Appleton's Cyclopedia of American Biography, edited by James
Grant Wilson, John Fiske and Stanley L. Klos. Six volumes, New York: D. Appleton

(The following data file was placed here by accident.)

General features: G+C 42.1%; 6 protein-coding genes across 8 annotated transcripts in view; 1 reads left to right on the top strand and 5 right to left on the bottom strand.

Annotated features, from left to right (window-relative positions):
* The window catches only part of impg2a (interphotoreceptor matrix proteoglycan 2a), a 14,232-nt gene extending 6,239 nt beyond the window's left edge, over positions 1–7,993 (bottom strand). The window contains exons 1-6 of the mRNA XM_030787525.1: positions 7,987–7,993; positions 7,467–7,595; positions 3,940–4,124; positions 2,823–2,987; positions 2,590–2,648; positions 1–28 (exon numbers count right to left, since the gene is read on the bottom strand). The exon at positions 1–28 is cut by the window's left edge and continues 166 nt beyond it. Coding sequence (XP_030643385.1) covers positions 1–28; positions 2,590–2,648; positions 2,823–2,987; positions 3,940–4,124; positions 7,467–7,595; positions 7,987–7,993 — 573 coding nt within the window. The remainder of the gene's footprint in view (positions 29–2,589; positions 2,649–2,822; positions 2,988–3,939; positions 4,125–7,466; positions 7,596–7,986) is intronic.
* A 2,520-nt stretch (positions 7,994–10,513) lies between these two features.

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TREMAIN, Henry Edwin, soldier, born in New York city, 14 November, 1840. He was graduated at the College of the city of New York in 1860 and then entered Columbia law-school. On 17 April, 1861, he enlisted in the 7th New York regiment as a private, and served through its two months' campaign about Washington, after which, on 13 July, he entered the National volunteer service as 1st lieutenant of the 2d New York fire zouaves. During the peninsular campaign he was on General Daniel E. Sickles's staff, and was in the battles of Williamsburg, Fair Oaks, and Malvern Hill. He was then transferred to General John Pope's army, and engaged at Bristow Station and the second battle of Bull Run, where he was captured while endeavoring to check a temporary panic and the rapid advance of the enemy. After several months' confinement in Libby prison he was exchanged, resumed duty on General Sickles's staff as assistant inspector-general, and was present at Fredericksburg and Chancellorsville, where he served as an aide to General Joseph Hooker. Meanwhile, on 25 April, 1863, he had been commissioned major, and was chief staff officer to General Sickles at the battle of Gettysburg. He was on General Daniel Butterfield's staff at Chattanooga, and took part in the battles of Dalton and Resaca. In 1864 he was ordered to the Army of the Potomac and served successively on the staffs of General David M. Gregg and General George Crook, participating in the cavalry battles under these officers, until the surrender of the Army of Northern Virginia. He was brevetted brigadier-general of volunteers on 30 November, 1865, and continued on duty in the Carolinas until his discharge on 29 April, 1866. General Tremain then resumed his law studies and was graduated in 1867, after which he entered into practice, forming in 1868 the firm of Tremain and Tyler. From 1870 till 1885 he was usually retained either by or against the government in its legal controversies in New York, and he was connected with the Marie-Garrison litigation involving the title to the Missouri Pacific railroad. He has been active as a Republican in political canvasses, and for five terms, beginning in 1871, he has been president of the associate alumni of the College of the city of New York. On 19 April, 1887, he was elected colonel of the veterans of the 7th regiment, the oldest organization of its kind in this country. His campaign notes of "Last Hours of Sheridan's Cavalry" were edited by John Watts de Peyster (1885).
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